Serious Doubts About Fibre / Cabling Jobs “CTTS”

Discussion in 'Jobs (Discussion)' started by Taggs101, Aug 2, 2008.

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  1. Please note this is not a post to have ago at CTTS I’m just trying to give any guys considering re-training a heads-up on the state of the Comms industry.

    Over the past few months I have been trying to decide upon a training course which will add value to my current skills, I’m Cisco qualified with a of number years experience, so I have a pretty good idea how tough the industry is at the moment.

    CTTS caught my eye, good website, decent brochure and had a couple of positive reports on this forum, it appears from their advertising that there is a massive demand for trained fibre / cabling engineers.

    As I mentioned above I know the industry but actually hold the complete opposite view, I have trawled through every recruiting agency to confirm my suspicion that the jobs just aren’t there.

    I also contacted CTTS direct and to give them credit they admitted the same, they did say they expected Fibre To Home to take off next year, personally I can’t see that happening. They also said the DII where installing loads of fibre but strangely they had no vacancies.

    I won’t be investing in any courses until the current slump does an about turn, I would like someone to prove me wrong but I can’t find a demand for engineers here in the UK or abroad.
     
  2. I have to say I agree, Fibre jobs are few, current DII work is in copper, at least the 14 I'm working on are. However...BT looks like pressing ahead with its 21CN project to push Fibre to the home, they have just accepted overhead fibre from trials to replace overhead copper, so I guess its on the cards. Given the share price has fallen 30% in the last month I don't know where the money will come from though. I would point out that as the cost of copper increases, £7000 a ton scrap IIRC! Theft has increased and this has also made fibre more attractive. Question is how many fibre engineers are needed, and how many more will be required?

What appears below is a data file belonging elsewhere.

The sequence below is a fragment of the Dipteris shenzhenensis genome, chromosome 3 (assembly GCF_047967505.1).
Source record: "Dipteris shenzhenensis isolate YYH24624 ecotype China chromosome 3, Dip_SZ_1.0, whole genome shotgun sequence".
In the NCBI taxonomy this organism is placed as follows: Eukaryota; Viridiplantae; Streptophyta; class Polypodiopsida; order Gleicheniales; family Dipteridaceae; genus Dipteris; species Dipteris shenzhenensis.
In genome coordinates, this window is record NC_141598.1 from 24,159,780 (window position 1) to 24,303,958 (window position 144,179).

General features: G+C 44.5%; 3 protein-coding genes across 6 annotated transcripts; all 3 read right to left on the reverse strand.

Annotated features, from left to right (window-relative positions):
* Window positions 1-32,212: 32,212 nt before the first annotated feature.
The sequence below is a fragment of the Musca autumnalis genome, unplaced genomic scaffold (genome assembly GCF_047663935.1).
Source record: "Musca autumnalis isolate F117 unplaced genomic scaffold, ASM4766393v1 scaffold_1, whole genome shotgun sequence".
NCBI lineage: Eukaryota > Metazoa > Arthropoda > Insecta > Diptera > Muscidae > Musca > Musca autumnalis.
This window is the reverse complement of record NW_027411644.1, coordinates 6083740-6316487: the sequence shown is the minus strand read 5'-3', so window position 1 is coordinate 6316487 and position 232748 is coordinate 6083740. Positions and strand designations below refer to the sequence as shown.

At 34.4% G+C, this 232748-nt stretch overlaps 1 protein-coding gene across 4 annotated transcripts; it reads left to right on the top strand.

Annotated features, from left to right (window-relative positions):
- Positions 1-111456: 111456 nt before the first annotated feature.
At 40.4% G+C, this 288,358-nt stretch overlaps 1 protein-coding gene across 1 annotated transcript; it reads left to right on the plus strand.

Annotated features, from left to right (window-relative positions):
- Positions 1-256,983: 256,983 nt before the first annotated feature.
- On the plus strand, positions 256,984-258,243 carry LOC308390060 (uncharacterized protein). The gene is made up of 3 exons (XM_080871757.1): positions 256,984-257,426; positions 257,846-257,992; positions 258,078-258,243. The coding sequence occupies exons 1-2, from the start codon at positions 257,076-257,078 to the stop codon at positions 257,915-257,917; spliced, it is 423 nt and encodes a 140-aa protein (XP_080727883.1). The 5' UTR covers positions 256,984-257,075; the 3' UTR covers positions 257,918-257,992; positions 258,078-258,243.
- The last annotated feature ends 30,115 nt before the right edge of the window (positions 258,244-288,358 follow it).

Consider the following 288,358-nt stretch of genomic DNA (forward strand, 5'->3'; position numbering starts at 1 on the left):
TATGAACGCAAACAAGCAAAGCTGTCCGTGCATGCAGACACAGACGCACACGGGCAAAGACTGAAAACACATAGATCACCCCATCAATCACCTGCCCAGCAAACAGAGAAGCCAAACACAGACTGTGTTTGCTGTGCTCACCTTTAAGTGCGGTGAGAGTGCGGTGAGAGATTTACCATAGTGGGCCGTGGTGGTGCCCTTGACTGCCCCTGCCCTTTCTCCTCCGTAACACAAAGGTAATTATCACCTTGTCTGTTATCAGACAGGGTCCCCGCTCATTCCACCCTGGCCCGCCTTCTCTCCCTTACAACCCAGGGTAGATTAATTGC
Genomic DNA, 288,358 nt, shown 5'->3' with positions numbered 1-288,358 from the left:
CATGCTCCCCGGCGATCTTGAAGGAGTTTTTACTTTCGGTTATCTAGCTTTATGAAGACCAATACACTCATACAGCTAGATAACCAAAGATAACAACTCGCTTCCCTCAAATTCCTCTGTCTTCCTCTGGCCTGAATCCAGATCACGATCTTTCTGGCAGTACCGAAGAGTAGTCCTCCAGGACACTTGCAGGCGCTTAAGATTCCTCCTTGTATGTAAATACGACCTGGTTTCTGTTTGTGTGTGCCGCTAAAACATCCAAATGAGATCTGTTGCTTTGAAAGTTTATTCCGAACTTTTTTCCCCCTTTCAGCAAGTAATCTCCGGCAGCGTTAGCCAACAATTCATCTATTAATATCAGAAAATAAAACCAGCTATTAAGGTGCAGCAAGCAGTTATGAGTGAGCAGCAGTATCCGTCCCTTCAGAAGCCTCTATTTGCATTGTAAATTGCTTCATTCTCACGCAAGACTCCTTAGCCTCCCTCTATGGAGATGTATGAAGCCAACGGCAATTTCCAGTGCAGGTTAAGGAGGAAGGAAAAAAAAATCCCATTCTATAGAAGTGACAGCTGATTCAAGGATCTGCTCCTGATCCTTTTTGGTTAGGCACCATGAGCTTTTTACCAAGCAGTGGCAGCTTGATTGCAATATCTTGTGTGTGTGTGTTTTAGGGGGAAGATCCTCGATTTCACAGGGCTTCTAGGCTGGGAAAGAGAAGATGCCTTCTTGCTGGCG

3. With the rate that BT is pulling out redundant copper trunk cables due to
    A,Maintance costs
    B,Pikeys stealing it
    C,High cost of lead/copper on open market
    I'm working on this project for a contractor in Scotland we are recovering nearly 200 tonnes per week.
    Have a look online for cabling people as well might be some stuff in there
     
  4. Cow

    Cow LE

    I think that the problem is not just with fibre but with all jobs within Telecommunications. When I got to my working unit in '99 people were leaving the R Signals to get Comms jobs which were desperate for manpower, a year later everyone was getting laid off as they weren't needed or didn't have the skills and experience required. Having left 2 years ago, the industry is saturated with people. Experience and qualifications are needed if you are to get a contract, not many people are taking on Perm engineers.

    I work along side BT for some of my jobs and their engineers have been told to show their worth or they've a set period till they're made redundant. Reduction in man power for BT means more contractors being brought in (ex BT employees!), try to get your foot in the door there!

    Jobs are there, you need to know who to speak to to find them and have the right skills and experience that they need. I was going to do a course with CTTS, I booked it, got the book from them but decided that there wasn't the jobs in the Midlands to employe me without me working away from home. I dropped the course and did an IT Course instead (crap but got me a bit of experience and my first job).

    CTTS may or may not be the right way to go, as your doing, research the jobs in the area you want to work in. If your happy working away from home (I wasn't), then you may be ok. You need to be flexible and willing to start on a lower wage than you want, prove your worth, network well and move up the ladder. Sounds easy doesn't it! Took me 2 years to get my ideal job after leaving, once your employeed in the industry you'll start to find out where the real work is without relying on agencies as much.

    Have fun!
     
  5. brettarider

    "Cabling People" is one of the many websites I have checked, if you look under vacancies for Fibre you will see unfortunately that they have none.
     
  6. I am due to go on the 6 week course, guess i shall have to wait and see where it leads